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Achumawi
Language(s): Achumawi | English | Wintu
Date: 1911-1915, 1936
Type:Text
Description: The Achumawi materials in the Harvey Pitkin Papers consist of miscellaneous materials in Series III, a political history of the tribe in III-A, and linguistic material collected by A.M. Halpern and J.P. Harrigton also in III-A
Collection: Harvey Pitkin Papers (Mss.Ms.Coll.78)

Blackfoot | Piegan
Language(s): English
Date: 1942, 1950
Type:Text
Extent: 6+ folders
Description: The Blackfoot material in the Fenton papers are found in Series I, including correspondence with Blackfeet Tribal Business Council, Felix Cohen, Paul L. Fickinger, and U.S. Dept. of Interior. See also Lucien M. Hanks in this same section for letter concerning field work among the Siksika (Northern Blackfoot) at Gleichen, Alberta in the 1940s. Series V contains Fenton's field notes from the Blackfeet Reservation in 1950.
Collection: William N. Fenton papers (Mss.Ms.Coll.20)

Cayuga | Haudenosaunee
Alternate forms: Iroquois
Language(s): English
Date: 1917, 1934-1989
Type:Text
Extent: .5 linear feet
Description: The Cayuga materials in the William Fenton Papers can be found in multiple sections of the finding aid. In Series I, see correspondence with "General, Chief and Mrs. Alex." Additional information may be included in other correspondences. In Series IIb, see especially "A Cayuga League Tradition." Series III includes the manuscripts "Howard Sky, 1900-1971: Cayuga Faith-Keeper, Gentleman, and Interpreter of Iroquois Culture" and "Installing a Cayuga Chief in 1945." Series IV includes Kurath's diary "Report on Cayuga Soursprings Longhouse Midwinter Festival." Series V includes Fenton's notes on "Deskaheh on Cayuga Council." In Series VI, there are photos of "Cayuga nomination strings" In Series VIII-B, see the "Iroquois Social Structure" section and in Series VIII-D see the "Cayuga Social Organization" folder with information on Myron Turkey. Additional Cayuga-related materials may be found in other folders not currently identified as Cayuga.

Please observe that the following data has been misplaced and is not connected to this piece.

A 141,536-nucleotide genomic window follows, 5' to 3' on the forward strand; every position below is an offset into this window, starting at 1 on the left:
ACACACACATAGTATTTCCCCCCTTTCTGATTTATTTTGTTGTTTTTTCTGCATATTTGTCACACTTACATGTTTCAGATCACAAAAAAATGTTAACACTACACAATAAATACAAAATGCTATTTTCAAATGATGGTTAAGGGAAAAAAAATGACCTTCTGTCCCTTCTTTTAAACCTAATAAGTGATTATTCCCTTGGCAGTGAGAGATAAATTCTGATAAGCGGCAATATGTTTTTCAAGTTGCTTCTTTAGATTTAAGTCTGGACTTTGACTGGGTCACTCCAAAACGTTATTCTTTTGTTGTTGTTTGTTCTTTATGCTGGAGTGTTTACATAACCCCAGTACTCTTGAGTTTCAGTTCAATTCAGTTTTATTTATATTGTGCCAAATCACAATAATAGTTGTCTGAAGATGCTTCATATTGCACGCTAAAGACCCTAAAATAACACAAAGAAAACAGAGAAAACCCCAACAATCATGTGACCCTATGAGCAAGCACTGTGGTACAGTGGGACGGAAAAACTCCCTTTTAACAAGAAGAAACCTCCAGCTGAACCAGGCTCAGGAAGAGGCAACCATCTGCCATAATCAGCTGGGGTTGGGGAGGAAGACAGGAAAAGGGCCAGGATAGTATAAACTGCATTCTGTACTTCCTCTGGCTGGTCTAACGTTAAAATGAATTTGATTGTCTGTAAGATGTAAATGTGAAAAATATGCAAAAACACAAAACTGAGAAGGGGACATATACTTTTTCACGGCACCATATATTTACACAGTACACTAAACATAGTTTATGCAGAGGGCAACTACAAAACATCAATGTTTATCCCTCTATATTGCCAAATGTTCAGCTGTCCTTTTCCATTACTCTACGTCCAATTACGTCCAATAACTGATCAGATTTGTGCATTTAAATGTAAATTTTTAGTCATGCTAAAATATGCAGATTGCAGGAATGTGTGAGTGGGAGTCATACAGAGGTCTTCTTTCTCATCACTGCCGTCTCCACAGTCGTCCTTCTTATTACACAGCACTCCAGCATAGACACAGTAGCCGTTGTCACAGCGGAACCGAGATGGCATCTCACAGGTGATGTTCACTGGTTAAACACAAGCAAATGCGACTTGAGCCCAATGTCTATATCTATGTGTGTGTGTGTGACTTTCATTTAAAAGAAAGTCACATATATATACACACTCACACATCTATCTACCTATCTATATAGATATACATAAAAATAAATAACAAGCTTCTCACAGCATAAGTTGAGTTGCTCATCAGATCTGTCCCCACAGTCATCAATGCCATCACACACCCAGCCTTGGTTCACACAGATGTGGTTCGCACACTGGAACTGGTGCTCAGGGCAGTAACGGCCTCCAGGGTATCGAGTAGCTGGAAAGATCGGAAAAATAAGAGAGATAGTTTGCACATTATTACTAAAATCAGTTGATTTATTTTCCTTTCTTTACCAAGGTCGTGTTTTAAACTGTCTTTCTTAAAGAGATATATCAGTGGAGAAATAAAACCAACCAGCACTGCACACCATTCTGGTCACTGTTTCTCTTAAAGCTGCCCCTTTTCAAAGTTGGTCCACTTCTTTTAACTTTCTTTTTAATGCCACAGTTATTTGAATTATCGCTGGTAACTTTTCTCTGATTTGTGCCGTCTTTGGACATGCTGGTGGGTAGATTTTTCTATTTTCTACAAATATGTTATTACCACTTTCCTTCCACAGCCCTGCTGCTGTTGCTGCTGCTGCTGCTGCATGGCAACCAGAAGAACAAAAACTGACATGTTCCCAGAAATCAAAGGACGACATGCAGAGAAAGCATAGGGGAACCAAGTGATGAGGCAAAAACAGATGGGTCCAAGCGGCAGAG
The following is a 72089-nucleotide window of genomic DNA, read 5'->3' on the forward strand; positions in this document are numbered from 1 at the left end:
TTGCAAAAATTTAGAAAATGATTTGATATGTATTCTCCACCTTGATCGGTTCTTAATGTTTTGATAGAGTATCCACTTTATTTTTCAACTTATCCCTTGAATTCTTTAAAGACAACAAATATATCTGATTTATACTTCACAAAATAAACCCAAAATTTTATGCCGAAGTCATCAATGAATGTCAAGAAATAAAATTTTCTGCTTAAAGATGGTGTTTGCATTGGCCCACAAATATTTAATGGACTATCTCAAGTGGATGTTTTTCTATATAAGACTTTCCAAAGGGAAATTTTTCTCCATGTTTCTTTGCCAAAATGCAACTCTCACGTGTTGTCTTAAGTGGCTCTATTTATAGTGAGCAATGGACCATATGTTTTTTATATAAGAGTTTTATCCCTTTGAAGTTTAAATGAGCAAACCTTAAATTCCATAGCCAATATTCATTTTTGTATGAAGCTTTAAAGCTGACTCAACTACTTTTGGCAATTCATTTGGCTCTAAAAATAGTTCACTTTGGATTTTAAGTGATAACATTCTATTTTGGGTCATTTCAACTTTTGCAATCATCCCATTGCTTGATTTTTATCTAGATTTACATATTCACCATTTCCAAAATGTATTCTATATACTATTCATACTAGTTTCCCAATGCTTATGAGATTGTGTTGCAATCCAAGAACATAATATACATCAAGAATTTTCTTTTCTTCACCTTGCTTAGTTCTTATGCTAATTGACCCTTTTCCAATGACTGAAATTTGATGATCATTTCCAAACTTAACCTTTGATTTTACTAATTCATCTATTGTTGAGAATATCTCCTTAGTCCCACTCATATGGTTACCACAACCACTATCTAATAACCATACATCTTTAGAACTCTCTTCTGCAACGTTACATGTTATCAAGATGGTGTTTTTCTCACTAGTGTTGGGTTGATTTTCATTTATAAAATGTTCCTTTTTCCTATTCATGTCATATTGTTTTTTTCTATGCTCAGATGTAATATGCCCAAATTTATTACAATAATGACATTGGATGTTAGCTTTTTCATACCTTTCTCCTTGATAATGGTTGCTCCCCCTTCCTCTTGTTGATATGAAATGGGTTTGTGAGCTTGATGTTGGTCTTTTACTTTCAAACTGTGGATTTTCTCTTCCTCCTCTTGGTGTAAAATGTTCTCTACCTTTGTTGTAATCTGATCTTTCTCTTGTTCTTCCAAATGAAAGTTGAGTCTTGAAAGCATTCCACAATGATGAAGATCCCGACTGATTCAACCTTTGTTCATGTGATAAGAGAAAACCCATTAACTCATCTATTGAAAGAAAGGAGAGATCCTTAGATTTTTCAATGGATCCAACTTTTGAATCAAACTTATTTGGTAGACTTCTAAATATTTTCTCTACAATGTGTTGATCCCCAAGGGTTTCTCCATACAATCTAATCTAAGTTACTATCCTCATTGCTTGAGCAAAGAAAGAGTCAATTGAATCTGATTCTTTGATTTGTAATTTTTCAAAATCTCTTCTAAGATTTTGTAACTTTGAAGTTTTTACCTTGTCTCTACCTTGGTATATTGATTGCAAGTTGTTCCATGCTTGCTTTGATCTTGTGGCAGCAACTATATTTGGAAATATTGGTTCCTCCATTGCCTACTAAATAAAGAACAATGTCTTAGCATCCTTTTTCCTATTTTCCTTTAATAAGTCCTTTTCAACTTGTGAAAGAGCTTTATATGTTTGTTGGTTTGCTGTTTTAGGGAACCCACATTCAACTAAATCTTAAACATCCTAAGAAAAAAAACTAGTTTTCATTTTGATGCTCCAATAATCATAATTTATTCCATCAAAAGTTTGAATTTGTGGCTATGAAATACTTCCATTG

Collection: William N. Fenton papers (Mss.Ms.Coll.20)

Klamath
Language(s): English
Date: 1950-1951
Type:Text
Extent: 2 folders
Description: The Klamath materials in the William Fenton papers consist of two items. In Series III, "Report on the Status of Tribal Government in Three Tribal Cultures: Taos, Klamath, and Blackfeet," which only contains information on Klamath in outline form. In Series V, Fenton's "Klamath" research file contains notes from his visit to Oregon researching Klamath political organization.
Collection: William N. Fenton papers (Mss.Ms.Coll.20)

Makah
Language(s): English | Makah
Date: 1949 and undated
Type:Text
Extent: 13 pages; 1 notebook; 750 cards
Description: The Makah materials in the ACLS collection consist of two items in the "Makah" section of the finding aid. Boas' "Makah lexicon" consists of 738 cards arranged in such categories as animals, parts of the body, natural objects, etc. Swadesh's field notes from 1949 consists of 1 field notebook and some loose pages, and include vocabularies, ethnographic notes, and texts. One text on tribal councils, told by George Swan, is a transcript of a recording included in Swadesh's "Nootka and Makah stories" audio collection, listed separately in this guide.
Collection: ACLS Collection (American Council of Learned Societies Committee on Native American Languages, American Philosophical Society) (Mss.497.3.B63c)

Wichí | Tohono O'odham | Tepecano | Nahua | Huastec | Karankawa | Otomi | Mazahua | Matlatzinca | Pame | Chichimeca | Cuitlatec | Mazatec | Popoluca | Cuicatec | Amuzgo | Zapotec | Chatino | Chinantec | Purepecha | Tlapanec
Alternate forms: Papago, Tarascan, Tarasco
Language(s): English
Date: 1913-1966;
Extent: 165 pages; Circa 300 items;